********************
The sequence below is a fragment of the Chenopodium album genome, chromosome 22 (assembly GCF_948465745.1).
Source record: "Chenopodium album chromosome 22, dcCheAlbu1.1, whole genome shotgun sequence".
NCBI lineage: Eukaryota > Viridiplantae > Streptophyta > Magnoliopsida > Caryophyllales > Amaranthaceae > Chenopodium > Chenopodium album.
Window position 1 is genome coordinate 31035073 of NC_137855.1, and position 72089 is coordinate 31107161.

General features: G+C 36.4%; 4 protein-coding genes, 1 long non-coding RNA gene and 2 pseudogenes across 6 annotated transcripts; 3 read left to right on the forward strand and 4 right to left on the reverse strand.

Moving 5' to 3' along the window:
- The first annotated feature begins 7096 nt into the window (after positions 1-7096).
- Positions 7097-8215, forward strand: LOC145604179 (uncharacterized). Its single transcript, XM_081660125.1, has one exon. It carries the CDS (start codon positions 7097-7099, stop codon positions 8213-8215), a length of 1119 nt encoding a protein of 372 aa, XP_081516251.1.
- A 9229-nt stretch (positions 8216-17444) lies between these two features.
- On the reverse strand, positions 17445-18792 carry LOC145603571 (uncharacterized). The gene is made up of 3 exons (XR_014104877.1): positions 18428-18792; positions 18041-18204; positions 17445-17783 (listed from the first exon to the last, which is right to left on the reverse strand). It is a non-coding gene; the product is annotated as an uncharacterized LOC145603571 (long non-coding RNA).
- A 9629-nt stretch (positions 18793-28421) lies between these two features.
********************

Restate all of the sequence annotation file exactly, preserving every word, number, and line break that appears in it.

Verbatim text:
The sequence below is a fragment of the Chenopodium album genome, chromosome 22 (assembly GCF_948465745.1).
Source record: "Chenopodium album chromosome 22, dcCheAlbu1.1, whole genome shotgun sequence".
NCBI lineage: Eukaryota > Viridiplantae > Streptophyta > Magnoliopsida > Caryophyllales > Amaranthaceae > Chenopodium > Chenopodium album.
Window position 1 is genome coordinate 31035073 of NC_137855.1, and position 72089 is coordinate 31107161.

General features: G+C 36.4%; 4 protein-coding genes, 1 long non-coding RNA gene and 2 pseudogenes across 6 annotated transcripts; 3 read left to right on the forward strand and 4 right to left on the reverse strand.

Moving 5' to 3' along the window:
- The first annotated feature begins 7096 nt into the window (after positions 1-7096).
- Positions 7097-8215, forward strand: LOC145604179 (uncharacterized). Its single transcript, XM_081660125.1, has one exon. It carries the CDS (start codon positions 7097-7099, stop codon positions 8213-8215), a length of 1119 nt encoding a protein of 372 aa, XP_081516251.1.
- A 9229-nt stretch (positions 8216-17444) lies between these two features.
- On the reverse strand, positions 17445-18792 carry LOC145603571 (uncharacterized). The gene is made up of 3 exons (XR_014104877.1): positions 18428-18792; positions 18041-18204; positions 17445-17783 (listed from the first exon to the last, which is right to left on the reverse strand). It is a non-coding gene; the product is annotated as an uncharacterized LOC145603571 (long non-coding RNA).
- A 9629-nt stretch (positions 18793-28421) lies between these two features.